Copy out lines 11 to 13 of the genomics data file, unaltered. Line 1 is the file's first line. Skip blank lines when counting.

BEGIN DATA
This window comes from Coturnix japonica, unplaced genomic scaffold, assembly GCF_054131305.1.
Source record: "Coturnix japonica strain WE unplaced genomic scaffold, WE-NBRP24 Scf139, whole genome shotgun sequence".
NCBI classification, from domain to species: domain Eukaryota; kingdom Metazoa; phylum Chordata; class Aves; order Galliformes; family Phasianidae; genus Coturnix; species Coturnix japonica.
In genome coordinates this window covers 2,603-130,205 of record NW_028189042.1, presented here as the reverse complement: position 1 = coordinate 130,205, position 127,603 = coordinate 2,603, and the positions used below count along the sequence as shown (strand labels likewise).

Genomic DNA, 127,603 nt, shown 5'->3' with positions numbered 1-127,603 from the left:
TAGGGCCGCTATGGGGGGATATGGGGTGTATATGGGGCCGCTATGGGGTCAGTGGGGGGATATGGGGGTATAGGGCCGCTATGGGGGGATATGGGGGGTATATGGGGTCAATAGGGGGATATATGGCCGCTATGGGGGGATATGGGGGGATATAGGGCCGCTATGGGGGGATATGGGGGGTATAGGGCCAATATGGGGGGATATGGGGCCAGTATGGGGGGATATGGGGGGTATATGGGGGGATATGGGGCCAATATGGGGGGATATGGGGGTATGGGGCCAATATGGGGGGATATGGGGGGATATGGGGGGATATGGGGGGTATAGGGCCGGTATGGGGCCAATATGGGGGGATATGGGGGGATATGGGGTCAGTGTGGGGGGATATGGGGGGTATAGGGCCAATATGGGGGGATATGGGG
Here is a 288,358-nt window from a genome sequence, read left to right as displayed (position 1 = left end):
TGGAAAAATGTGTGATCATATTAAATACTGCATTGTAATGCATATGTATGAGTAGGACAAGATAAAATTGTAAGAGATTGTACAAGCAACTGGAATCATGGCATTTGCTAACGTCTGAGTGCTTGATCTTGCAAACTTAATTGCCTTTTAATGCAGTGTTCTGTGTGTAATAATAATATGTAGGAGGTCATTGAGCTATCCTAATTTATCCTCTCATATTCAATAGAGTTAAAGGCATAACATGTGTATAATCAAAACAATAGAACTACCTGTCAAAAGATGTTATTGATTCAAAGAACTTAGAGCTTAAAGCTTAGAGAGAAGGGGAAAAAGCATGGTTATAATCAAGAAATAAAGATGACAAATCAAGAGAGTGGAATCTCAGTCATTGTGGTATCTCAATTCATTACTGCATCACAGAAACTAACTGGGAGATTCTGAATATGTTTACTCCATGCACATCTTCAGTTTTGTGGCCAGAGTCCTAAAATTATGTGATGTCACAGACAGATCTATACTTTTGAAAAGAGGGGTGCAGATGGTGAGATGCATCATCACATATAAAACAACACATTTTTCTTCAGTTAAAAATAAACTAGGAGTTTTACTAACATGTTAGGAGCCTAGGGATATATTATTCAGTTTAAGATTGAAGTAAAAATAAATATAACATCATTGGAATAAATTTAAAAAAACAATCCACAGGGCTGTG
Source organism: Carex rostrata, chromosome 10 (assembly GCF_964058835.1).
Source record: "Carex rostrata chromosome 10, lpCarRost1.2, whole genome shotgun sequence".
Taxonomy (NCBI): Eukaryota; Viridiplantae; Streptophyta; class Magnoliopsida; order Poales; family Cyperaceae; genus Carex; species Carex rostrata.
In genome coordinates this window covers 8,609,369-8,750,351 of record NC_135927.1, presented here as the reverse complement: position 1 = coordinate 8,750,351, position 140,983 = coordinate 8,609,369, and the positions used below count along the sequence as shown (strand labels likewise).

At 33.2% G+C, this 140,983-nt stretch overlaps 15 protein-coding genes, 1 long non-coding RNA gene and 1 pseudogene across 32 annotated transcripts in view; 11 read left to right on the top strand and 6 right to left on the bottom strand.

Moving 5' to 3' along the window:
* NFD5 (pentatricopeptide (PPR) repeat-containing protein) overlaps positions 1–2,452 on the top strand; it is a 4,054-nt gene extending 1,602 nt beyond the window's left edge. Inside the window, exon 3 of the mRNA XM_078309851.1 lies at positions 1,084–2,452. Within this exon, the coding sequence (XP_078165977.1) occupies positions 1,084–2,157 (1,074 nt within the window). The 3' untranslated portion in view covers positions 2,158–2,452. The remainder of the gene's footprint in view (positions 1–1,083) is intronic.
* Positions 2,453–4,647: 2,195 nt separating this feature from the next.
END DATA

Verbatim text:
Taxonomy (NCBI): Eukaryota; Viridiplantae; Streptophyta; class Magnoliopsida; order Poales; family Cyperaceae; genus Carex; species Carex rostrata.
In genome coordinates this window covers 8,609,369-8,750,351 of record NC_135927.1, presented here as the reverse complement: position 1 = coordinate 8,750,351, position 140,983 = coordinate 8,609,369, and the positions used below count along the sequence as shown (strand labels likewise).

At 33.2% G+C, this 140,983-nt stretch overlaps 15 protein-coding genes, 1 long non-coding RNA gene and 1 pseudogene across 32 annotated transcripts in view; 11 read left to right on the top strand and 6 right to left on the bottom strand.